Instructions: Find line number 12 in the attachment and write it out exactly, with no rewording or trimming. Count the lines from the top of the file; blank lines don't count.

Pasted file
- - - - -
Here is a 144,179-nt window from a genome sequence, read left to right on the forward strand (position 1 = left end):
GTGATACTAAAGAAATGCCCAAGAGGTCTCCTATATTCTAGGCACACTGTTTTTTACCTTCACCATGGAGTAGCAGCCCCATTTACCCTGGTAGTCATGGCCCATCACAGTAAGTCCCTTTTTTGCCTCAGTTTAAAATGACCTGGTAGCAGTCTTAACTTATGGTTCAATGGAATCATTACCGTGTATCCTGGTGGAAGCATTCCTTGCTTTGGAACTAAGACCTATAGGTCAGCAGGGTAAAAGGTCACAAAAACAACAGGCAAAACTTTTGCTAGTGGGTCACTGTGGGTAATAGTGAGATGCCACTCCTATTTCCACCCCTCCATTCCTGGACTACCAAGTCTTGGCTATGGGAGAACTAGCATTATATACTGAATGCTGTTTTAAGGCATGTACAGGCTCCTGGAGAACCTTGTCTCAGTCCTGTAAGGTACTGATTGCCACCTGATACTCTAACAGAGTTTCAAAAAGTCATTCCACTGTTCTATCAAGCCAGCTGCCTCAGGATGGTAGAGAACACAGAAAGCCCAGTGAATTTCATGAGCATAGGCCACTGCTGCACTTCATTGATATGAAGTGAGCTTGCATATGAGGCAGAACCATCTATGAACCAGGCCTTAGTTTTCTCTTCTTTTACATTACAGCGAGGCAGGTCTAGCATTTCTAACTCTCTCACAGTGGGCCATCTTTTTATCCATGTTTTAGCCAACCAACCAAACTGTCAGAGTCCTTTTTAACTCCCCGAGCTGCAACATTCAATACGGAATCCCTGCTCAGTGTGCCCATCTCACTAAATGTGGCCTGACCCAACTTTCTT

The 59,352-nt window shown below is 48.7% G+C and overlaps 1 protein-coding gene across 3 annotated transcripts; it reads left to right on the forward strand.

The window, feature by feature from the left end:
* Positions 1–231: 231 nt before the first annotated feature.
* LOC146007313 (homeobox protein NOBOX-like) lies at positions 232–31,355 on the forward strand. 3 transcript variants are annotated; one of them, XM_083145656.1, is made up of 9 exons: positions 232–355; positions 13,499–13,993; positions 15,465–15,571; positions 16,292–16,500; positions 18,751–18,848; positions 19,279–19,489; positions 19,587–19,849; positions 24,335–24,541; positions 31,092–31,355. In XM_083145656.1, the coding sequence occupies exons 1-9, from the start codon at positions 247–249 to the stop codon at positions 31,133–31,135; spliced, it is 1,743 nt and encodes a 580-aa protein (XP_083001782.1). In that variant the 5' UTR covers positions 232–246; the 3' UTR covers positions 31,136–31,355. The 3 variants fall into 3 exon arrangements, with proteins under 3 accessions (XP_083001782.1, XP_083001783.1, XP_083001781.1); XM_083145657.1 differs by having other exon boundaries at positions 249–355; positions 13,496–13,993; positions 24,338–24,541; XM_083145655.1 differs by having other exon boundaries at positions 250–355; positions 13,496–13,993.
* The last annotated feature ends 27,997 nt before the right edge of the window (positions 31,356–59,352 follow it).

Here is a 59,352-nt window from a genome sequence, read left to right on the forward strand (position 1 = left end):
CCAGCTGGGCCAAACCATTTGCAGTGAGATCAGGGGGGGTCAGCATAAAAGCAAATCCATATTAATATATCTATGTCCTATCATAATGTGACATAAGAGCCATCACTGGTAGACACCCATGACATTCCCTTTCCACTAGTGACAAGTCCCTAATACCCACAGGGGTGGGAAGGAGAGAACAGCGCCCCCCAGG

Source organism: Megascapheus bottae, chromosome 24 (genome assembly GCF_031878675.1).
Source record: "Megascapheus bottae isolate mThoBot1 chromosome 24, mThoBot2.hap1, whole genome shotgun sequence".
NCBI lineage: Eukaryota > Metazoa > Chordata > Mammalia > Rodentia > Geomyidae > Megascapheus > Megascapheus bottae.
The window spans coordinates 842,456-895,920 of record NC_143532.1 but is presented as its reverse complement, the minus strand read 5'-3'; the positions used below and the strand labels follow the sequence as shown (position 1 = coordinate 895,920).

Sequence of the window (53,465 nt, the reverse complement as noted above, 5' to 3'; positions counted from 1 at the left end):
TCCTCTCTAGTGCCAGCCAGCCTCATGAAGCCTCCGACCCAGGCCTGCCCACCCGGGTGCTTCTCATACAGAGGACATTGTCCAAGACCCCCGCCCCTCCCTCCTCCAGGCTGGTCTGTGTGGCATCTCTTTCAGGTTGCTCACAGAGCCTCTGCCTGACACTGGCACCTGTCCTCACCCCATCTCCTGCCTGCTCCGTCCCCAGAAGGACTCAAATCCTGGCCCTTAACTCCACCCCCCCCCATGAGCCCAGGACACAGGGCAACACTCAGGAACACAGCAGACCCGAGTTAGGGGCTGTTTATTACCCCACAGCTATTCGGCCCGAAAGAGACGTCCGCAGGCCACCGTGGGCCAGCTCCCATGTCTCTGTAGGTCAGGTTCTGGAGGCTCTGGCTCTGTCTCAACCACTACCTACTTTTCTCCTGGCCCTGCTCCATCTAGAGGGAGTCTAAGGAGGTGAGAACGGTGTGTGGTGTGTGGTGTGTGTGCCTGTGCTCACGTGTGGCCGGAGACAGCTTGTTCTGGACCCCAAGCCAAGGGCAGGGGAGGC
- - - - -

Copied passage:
NCBI lineage: Eukaryota > Metazoa > Chordata > Mammalia > Rodentia > Geomyidae > Megascapheus > Megascapheus bottae.